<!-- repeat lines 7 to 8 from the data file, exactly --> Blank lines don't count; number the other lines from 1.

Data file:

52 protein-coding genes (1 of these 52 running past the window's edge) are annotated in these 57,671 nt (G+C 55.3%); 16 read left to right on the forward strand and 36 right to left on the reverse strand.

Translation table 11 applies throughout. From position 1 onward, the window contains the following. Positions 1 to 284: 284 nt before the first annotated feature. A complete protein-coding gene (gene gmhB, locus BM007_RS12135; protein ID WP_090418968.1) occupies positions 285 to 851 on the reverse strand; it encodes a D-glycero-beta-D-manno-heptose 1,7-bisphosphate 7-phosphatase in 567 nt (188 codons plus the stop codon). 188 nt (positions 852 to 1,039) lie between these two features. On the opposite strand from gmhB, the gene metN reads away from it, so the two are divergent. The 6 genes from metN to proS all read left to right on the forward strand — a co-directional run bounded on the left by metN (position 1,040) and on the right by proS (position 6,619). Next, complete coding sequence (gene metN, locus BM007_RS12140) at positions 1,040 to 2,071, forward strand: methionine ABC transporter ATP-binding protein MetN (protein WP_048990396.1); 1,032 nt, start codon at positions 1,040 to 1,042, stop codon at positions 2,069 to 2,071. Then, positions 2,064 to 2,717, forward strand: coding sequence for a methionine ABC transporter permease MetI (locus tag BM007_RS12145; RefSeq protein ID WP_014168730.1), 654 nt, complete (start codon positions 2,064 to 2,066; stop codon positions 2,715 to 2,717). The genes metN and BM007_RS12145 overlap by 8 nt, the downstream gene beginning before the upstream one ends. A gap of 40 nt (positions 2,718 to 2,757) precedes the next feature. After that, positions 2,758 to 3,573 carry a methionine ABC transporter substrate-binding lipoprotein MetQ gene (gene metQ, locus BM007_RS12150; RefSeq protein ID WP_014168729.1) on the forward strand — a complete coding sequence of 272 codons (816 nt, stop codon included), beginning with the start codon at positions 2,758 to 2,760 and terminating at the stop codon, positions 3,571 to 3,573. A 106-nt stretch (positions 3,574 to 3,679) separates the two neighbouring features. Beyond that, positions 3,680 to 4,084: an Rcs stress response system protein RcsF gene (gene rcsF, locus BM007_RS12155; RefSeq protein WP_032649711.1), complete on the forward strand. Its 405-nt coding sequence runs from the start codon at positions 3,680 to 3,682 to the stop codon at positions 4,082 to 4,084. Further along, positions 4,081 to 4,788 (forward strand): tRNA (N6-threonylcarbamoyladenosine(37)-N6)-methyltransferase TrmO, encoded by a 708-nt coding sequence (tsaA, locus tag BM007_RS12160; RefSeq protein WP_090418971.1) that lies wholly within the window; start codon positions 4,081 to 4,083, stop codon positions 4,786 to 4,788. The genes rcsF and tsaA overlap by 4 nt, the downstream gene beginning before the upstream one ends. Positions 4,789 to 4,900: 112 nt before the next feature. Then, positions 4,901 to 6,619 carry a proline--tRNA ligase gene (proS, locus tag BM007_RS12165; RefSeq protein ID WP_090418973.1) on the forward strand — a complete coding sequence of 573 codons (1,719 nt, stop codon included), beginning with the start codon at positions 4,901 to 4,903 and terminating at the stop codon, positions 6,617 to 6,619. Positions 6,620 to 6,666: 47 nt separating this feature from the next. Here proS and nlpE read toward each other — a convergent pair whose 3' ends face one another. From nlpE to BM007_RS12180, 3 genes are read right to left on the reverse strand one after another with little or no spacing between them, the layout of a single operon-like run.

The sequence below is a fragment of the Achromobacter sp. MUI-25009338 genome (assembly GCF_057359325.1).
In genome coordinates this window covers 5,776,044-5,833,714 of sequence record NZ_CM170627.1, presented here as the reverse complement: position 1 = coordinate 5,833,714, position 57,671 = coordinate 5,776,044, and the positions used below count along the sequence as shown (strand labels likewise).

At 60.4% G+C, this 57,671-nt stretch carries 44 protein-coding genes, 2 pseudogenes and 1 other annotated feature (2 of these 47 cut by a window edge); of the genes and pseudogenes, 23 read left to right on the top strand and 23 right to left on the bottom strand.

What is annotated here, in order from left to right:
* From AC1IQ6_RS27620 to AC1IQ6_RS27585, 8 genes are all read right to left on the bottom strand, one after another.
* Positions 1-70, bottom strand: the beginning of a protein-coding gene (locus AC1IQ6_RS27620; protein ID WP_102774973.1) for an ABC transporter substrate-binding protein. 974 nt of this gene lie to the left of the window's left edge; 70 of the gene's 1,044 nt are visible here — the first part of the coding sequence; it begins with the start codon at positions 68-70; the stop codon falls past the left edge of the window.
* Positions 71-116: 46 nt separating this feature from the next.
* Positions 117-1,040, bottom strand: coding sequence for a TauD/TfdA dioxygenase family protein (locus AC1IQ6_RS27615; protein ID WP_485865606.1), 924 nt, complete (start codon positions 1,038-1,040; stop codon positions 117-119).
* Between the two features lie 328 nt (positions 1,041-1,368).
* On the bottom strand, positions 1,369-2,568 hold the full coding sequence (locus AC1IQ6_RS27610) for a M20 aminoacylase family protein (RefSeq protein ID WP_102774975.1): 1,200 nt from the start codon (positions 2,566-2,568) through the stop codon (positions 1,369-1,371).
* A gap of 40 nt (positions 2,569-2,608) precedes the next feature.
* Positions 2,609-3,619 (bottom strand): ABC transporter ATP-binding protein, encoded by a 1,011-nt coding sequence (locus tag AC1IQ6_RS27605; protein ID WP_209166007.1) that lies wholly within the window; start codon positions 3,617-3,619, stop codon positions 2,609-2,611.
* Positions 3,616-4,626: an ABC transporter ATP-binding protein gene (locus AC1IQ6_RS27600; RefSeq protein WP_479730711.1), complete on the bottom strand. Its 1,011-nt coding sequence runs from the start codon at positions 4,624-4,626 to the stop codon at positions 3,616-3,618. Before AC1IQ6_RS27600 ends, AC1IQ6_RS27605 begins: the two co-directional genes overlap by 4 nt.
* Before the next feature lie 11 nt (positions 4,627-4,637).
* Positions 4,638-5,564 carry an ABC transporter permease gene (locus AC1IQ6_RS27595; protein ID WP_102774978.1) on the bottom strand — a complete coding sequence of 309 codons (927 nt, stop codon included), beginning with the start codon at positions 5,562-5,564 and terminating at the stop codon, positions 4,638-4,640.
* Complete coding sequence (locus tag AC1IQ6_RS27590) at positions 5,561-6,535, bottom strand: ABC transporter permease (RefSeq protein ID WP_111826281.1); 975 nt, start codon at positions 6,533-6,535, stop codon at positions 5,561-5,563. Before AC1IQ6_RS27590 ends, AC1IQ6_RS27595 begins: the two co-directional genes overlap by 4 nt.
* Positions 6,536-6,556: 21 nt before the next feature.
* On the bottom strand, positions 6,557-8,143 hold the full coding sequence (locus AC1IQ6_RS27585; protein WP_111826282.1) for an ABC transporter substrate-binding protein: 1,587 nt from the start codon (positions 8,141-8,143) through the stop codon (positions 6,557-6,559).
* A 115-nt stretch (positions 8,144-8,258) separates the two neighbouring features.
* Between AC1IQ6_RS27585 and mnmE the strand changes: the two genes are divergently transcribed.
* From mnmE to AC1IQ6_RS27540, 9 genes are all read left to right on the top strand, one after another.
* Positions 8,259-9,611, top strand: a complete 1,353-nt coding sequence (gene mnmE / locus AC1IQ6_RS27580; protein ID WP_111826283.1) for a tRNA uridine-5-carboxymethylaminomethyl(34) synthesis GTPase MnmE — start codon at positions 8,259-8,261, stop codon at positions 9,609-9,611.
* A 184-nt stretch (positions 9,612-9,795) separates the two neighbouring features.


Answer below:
* From AC1IQ6_RS27620 to AC1IQ6_RS27585, 8 genes are all read right to left on the bottom strand, one after another.
* Positions 1-70, bottom strand: the beginning of a protein-coding gene (locus AC1IQ6_RS27620; protein ID WP_102774973.1) for an ABC transporter substrate-binding protein. 974 nt of this gene lie to the left of the window's left edge; 70 of the gene's 1,044 nt are visible here — the first part of the coding sequence; it begins with the start codon at positions 68-70; the stop codon falls past the left edge of the window.